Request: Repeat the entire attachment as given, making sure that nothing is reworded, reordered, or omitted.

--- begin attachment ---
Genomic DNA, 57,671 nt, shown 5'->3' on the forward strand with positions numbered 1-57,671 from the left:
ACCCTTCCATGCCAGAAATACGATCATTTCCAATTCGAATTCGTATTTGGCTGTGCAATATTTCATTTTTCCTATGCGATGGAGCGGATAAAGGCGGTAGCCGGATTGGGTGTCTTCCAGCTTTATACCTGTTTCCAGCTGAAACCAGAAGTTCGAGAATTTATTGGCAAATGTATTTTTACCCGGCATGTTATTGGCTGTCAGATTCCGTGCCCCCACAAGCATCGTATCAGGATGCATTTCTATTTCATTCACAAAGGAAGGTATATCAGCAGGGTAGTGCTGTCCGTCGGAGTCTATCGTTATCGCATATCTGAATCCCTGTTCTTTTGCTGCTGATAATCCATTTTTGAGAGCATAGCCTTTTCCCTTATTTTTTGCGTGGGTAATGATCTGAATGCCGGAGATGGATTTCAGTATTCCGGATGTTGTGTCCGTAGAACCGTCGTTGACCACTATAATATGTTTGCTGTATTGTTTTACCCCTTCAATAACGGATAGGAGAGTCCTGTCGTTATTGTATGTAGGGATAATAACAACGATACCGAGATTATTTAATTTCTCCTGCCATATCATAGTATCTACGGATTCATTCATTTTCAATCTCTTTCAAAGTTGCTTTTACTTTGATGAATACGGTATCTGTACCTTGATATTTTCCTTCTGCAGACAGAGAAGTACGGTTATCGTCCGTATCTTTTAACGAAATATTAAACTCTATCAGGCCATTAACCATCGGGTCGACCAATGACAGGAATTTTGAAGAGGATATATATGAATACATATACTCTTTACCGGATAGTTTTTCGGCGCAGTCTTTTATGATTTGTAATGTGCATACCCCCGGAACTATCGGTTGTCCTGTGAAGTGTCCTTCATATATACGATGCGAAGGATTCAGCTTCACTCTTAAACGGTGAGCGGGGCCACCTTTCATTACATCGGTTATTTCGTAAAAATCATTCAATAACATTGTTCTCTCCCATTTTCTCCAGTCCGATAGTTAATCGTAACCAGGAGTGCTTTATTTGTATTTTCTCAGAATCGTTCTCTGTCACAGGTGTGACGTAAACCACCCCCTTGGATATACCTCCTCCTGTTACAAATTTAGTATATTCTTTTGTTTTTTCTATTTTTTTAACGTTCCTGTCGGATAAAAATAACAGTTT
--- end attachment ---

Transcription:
Genomic DNA, 57,671 nt, shown 5'->3' on the forward strand with positions numbered 1-57,671 from the left:
ACCCTTCCATGCCAGAAATACGATCATTTCCAATTCGAATTCGTATTTGGCTGTGCAATATTTCATTTTTCCTATGCGATGGAGCGGATAAAGGCGGTAGCCGGATTGGGTGTCTTCCAGCTTTATACCTGTTTCCAGCTGAAACCAGAAGTTCGAGAATTTATTGGCAAATGTATTTTTACCCGGCATGTTATTGGCTGTCAGATTCCGTGCCCCCACAAGCATCGTATCAGGATGCATTTCTATTTCATTCACAAAGGAAGGTATATCAGCAGGGTAGTGCTGTCCGTCGGAGTCTATCGTTATCGCATATCTGAATCCCTGTTCTTTTGCTGCTGATAATCCATTTTTGAGAGCATAGCCTTTTCCCTTATTTTTTGCGTGGGTAATGATCTGAATGCCGGAGATGGATTTCAGTATTCCGGATGTTGTGTCCGTAGAACCGTCGTTGACCACTATAATATGTTTGCTGTATTGTTTTACCCCTTCAATAACGGATAGGAGAGTCCTGTCGTTATTGTATGTAGGGATAATAACAACGATACCGAGATTATTTAATTTCTCCTGCCATATCATAGTATCTACGGATTCATTCATTTTCAATCTCTTTCAAAGTTGCTTTTACTTTGATGAATACGGTATCTGTACCTTGATATTTTCCTTCTGCAGACAGAGAAGTACGGTTATCGTCCGTATCTTTTAACGAAATATTAAACTCTATCAGGCCATTAACCATCGGGTCGACCAATGACAGGAATTTTGAAGAGGATATATATGAATACATATACTCTTTACCGGATAGTTTTTCGGCGCAGTCTTTTATGATTTGTAATGTGCATACCCCCGGAACTATCGGTTGTCCTGTGAAGTGTCCTTCATATATACGATGCGAAGGATTCAGCTTCACTCTTAAACGGTGAGCGGGGCCACCTTTCATTACATCGGTTATTTCGTAAAAATCATTCAATAACATTGTTCTCTCCCATTTTCTCCAGTCCGATAGTTAATCGTAACCAGGAGTGCTTTATTTGTATTTTCTCAGAATCGTTCTCTGTCACAGGTGTGACGTAAACCACCCCCTTGGATATACCTCCTCCTGTTACAAATTTAGTATATTCTTTTGTTTTTTCTATTTTTTTAACGTTCCTGTCGGATAAAAATAACAGTTT